A monkey known as the lesula to local people in a remote part of the Democratic Republic of the Congo has been found to be a species new to science, researchers reported this week in the journal PLOS ONE. The species has been discovered just as it is being threatened with being hunted and eaten into extinction.
It is only the second new species of African monkey discovered in the last 28 years, according to PLOS ONE.
“The first lesula found was a young captive animal seen in 2007 in a school director’s compound in the town of Opala in the Democratic Republic of Congo,” the journal said in a news statement. “The young monkey bore a resemblance to the owl faced monkey, but its coloration was unlike that of any other known species.”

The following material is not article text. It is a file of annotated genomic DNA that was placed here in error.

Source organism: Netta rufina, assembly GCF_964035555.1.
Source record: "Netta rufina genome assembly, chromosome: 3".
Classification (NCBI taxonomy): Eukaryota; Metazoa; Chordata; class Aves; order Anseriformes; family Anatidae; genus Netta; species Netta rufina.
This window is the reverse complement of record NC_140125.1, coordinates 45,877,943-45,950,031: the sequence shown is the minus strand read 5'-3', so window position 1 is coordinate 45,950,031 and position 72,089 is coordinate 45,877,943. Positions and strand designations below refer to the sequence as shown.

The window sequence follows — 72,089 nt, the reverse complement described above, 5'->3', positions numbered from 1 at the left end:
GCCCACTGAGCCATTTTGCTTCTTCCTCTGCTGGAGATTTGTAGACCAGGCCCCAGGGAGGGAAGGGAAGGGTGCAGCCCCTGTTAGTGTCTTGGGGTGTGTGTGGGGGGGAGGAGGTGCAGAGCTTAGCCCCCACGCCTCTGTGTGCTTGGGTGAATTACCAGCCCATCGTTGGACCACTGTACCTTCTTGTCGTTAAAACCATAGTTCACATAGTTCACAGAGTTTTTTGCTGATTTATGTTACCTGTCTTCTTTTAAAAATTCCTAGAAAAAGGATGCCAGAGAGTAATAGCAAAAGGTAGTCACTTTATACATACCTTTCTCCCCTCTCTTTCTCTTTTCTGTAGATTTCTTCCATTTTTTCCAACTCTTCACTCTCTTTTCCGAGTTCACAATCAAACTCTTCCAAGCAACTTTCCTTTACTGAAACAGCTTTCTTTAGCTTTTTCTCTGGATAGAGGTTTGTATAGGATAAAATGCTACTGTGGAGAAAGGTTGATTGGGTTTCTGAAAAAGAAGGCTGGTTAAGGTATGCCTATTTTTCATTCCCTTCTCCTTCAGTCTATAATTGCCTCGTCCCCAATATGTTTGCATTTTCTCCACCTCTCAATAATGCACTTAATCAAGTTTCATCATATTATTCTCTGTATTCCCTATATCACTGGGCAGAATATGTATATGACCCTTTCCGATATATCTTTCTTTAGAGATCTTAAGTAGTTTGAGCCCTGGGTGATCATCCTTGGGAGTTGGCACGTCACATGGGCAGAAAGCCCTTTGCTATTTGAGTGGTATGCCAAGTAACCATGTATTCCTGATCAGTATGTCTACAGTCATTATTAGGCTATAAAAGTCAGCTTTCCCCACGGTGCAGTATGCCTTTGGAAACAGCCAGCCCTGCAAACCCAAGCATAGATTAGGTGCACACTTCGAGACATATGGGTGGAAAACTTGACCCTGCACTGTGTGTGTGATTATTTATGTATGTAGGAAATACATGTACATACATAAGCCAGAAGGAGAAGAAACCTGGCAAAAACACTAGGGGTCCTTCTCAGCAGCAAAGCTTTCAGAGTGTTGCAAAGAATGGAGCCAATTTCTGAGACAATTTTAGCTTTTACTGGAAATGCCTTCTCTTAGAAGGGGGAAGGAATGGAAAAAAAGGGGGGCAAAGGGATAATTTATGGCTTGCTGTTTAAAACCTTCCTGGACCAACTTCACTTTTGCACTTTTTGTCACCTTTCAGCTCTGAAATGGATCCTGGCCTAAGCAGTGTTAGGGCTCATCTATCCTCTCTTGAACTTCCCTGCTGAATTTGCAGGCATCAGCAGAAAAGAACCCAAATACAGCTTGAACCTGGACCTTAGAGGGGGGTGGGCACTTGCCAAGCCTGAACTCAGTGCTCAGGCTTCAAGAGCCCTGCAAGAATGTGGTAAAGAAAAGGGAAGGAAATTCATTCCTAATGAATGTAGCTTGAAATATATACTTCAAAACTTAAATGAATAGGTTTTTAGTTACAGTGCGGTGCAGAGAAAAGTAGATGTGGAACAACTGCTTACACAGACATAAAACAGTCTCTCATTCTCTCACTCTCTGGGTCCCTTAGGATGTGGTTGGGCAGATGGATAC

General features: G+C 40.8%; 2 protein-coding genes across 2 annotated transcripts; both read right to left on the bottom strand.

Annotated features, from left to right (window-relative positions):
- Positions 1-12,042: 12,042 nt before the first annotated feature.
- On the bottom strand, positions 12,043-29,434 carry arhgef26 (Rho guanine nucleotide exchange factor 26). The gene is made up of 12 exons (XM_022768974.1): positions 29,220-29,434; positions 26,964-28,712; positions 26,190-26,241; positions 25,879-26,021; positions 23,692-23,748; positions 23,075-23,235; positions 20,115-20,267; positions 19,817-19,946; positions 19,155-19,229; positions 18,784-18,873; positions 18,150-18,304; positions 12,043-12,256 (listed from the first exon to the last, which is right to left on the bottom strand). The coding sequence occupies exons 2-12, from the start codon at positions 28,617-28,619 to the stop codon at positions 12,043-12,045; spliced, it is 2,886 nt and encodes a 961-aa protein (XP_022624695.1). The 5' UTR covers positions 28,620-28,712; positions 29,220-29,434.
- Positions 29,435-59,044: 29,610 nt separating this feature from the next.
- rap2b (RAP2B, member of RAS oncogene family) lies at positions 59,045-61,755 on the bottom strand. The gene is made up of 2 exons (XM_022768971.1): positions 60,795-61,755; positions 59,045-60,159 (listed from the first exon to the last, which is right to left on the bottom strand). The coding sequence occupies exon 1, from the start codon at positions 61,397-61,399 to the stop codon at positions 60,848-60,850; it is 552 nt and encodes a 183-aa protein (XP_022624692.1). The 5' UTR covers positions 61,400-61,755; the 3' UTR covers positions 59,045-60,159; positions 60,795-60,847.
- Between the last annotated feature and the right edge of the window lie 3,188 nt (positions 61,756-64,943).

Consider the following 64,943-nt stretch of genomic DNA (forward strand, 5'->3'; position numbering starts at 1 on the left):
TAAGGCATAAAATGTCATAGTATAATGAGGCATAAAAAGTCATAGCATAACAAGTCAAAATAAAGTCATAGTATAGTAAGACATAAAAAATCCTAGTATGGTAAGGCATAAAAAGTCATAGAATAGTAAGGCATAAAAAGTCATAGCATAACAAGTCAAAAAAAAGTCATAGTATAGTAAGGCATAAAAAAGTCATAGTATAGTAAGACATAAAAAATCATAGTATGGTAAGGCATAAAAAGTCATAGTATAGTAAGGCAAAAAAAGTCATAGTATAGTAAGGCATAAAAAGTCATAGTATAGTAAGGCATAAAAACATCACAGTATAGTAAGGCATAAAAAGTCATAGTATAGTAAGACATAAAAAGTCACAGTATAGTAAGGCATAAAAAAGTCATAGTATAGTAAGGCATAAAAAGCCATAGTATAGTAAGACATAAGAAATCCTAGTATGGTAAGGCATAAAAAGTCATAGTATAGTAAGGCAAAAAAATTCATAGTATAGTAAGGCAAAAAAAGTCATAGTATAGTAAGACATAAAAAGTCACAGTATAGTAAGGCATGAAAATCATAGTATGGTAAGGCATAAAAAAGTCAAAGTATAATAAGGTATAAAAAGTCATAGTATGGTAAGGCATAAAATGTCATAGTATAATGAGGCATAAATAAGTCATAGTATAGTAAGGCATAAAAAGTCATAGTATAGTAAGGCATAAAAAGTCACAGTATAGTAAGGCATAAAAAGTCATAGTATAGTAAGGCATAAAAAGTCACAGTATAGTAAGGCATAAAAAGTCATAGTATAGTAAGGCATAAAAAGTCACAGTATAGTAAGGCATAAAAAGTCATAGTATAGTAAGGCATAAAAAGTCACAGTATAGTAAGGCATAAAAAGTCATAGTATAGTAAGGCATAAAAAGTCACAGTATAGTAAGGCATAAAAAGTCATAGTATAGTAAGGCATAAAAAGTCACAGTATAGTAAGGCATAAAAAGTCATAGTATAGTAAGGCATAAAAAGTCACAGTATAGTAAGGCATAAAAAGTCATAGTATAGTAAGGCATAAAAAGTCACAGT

Since the initial sighting, researchers report in their PLOS ONE paper, the lesula was also found in the wild, where biologists were able to observe its behavior and ecology and determine its genetic and anatomical distinctiveness. The monkey has been assigned the scientific name Cercopithecus lomamiensis.
by David Braun